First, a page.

CANICULE, a novel by Louis Armand. ISBN 978-0-9571213-3-1. Paperback. 222pp. Publication date: April 2013. Reviewed by Kristen Valentine. First published in Black Heart Review. Photo: Jeanne Moreau, in La Baie des Anges (1963) dir. Jacques Demy.
Canicule opens with the clipped language of a film treatment: a man, setting himself on fire. Just cinema? No, it’s really happening – this man is the protagonist’s childhood friend, and this shocking beginning is the catalyst for a dizzying, painful reflection on failure and film.
We first meet our hero, failed filmmaker Hess, when he gets a phone call learning of his friend’s death. Ascher, a struggling painter, was burdened by an unfaithful wife and deep doubts about his own artistic talents. Hess may also be similarly afflicted, but he’s chosen alcohol instead of self-immolation as his own punishment and/or escape. The third member of their childhood trio, Wolf, has become a shadowy figure on the fringes of the law. They’ve been dancing around each other for more than twenty years but, as the violent opening scene tells you, this is no sweet tale of enduring friendship.
Canicule is made up of 3 layered stories: Hess’s less-than-idyllic childhood in the Baltic beach town of Laboe, Germany, during the tumultuous final decade of the Cold War; a flash-forward in time to Hess and Wolf laying Ascher to rest; and an in-between narrative of Hess’s doomed marriage finally falling apart after his wife is brutally raped in a French resort town against the backdrop of Israeli-Palestinian conflict of 2005.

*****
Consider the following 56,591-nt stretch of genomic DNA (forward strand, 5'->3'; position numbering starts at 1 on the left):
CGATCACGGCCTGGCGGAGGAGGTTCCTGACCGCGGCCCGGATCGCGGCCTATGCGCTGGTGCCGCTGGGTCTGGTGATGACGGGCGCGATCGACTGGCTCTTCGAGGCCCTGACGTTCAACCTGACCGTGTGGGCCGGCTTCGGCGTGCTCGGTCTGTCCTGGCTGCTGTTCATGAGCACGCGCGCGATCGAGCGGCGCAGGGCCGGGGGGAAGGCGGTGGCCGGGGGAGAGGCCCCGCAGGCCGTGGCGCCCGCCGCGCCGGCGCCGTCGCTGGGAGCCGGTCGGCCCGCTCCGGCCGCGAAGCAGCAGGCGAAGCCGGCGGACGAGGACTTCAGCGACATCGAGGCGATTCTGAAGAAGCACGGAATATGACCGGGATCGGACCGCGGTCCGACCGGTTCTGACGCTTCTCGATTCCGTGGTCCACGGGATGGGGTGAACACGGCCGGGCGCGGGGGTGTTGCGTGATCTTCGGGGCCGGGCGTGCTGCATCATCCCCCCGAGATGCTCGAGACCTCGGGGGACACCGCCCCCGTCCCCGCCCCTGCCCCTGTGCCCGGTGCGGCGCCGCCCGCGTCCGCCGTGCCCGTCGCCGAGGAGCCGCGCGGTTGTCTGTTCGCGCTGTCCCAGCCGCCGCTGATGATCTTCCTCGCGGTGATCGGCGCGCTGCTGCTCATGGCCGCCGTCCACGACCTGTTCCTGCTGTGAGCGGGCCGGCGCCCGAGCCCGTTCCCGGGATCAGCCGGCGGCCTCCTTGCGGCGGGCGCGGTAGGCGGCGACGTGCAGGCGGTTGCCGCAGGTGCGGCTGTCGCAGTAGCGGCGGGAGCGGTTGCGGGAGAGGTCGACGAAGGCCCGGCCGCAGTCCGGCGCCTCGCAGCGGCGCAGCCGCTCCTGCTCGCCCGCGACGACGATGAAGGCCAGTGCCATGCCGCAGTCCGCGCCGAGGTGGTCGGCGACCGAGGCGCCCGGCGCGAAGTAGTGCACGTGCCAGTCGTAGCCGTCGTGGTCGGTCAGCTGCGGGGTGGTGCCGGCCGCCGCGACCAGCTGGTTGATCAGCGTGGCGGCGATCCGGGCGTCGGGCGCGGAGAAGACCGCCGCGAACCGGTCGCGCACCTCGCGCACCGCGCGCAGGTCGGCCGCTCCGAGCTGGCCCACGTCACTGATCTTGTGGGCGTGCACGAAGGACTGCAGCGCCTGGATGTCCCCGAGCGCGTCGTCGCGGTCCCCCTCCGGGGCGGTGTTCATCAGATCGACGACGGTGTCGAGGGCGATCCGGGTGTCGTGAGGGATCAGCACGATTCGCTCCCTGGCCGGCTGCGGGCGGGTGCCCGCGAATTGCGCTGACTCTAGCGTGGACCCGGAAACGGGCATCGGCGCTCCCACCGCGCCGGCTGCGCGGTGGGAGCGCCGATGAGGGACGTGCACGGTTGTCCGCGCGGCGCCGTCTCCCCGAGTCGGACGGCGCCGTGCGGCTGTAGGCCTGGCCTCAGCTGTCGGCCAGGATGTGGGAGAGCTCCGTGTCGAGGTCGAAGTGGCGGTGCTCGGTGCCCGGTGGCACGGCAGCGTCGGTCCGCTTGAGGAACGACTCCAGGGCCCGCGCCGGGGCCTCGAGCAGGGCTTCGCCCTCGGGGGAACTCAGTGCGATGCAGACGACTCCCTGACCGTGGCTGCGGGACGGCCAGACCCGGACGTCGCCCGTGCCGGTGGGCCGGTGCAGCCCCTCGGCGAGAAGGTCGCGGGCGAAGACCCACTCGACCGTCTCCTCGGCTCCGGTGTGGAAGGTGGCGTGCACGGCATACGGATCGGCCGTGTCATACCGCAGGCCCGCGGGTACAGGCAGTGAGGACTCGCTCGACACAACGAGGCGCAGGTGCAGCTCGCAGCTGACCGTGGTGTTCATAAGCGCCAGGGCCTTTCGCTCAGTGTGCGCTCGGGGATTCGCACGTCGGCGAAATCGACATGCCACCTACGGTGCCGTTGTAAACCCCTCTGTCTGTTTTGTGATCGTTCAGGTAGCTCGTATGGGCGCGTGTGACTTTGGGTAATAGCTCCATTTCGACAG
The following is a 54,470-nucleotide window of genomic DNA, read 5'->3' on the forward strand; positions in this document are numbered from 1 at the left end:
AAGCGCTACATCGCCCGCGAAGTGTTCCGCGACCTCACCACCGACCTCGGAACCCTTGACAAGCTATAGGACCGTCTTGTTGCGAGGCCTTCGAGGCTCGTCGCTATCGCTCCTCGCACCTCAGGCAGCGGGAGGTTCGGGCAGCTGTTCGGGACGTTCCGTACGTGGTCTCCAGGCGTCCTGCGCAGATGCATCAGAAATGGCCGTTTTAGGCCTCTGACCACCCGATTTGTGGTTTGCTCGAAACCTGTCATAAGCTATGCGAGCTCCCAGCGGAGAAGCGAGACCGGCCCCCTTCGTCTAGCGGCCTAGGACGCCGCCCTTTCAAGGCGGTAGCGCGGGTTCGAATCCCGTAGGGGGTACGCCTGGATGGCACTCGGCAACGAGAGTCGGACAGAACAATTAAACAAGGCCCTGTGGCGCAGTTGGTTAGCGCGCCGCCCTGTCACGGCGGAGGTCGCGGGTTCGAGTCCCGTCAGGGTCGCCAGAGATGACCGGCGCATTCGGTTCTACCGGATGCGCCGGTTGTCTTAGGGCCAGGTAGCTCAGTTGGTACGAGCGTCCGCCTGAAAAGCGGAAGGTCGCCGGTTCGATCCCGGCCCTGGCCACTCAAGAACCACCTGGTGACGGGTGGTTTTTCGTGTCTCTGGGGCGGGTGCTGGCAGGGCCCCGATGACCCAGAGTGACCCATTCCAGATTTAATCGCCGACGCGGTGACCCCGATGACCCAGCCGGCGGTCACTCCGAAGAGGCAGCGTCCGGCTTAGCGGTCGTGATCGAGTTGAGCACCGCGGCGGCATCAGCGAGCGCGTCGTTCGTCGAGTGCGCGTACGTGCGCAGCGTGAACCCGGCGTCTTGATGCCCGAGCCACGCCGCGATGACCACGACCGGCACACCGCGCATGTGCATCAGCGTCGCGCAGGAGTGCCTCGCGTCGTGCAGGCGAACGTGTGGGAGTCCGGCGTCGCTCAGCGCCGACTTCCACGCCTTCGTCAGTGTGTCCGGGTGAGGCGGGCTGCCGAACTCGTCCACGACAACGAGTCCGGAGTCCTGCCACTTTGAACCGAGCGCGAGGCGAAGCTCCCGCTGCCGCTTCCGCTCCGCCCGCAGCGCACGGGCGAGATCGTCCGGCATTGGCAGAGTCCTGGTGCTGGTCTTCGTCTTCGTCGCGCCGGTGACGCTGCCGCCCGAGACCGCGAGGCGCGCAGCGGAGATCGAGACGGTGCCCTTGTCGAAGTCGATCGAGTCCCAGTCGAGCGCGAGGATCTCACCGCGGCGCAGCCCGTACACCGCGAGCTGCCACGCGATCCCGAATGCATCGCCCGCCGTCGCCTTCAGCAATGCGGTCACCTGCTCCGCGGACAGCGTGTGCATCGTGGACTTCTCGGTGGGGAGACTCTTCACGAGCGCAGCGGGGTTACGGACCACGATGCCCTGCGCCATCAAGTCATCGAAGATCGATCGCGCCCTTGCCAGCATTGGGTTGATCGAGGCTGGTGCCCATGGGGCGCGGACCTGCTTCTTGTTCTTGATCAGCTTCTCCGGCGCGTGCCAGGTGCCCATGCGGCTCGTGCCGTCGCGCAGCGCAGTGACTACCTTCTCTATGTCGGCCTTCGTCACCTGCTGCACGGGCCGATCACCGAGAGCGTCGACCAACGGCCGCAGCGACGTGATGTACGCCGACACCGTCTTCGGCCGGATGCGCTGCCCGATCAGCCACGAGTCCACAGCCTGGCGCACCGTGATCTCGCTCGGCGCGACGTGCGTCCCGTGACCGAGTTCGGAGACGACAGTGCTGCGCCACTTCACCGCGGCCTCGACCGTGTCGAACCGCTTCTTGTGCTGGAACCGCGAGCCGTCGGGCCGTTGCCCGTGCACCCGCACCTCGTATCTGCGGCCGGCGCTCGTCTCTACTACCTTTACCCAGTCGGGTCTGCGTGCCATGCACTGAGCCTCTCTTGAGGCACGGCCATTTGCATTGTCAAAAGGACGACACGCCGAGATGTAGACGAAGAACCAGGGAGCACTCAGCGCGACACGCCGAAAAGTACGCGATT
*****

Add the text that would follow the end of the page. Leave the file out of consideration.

The word canicule is French for the dog days of summer, the hottest July and August nights. When considering Canicule the novel, what with the obscure title and even more obscure Czech painting on the cover, you might get the impression that this is a difficult, frustrating work – and you wouldn’t be wrong. But Canicule is deserving of far more attention than it’s gotten since its release last summer. Erudite and experimental, Louis Armand’s prose is also lush and haunting, from the sumptuous descriptions of the hot summers at the beach, to the bleak realities of Hess’s marriage:
“It’d become a habit for Hess to think of his wife as a type of enigma with whom he happened at times to live… The true nature of their relationship was complicated, though he was vaguely aware he himself was the source of that complication.”
And to the pitch-perfect turmoil of the era:
“’83. The year the US embassy in Beirut got bombed. The year of the phoney Strategic Defense Initiative some genius dubbed ‘Star Wars.’ We still made-believe in Superman, kryptonite, fast-breeder nuclear reactors and critical mass. Missile silos and coolingstacks populated the distant exotic landscape of our imagination. Ronald Reagan and Yuri Andropov danced into the sunset of a world with no future. We cranked up the fat lady’s anthem to the closing credits, till the batteries ran flat. Glasnost was half a lifetime away.”
Armand uses language to paint a picture just as vividly as if we were watching this unfold on screen. This is a gruff coming-of-age story that masterfully avoids sentiment altogether, instead reminiscing with a bitter understanding that history is nothing but a broken record, and we – both as readers and as people – are nothing but captive audiences. This is a highly recommended read.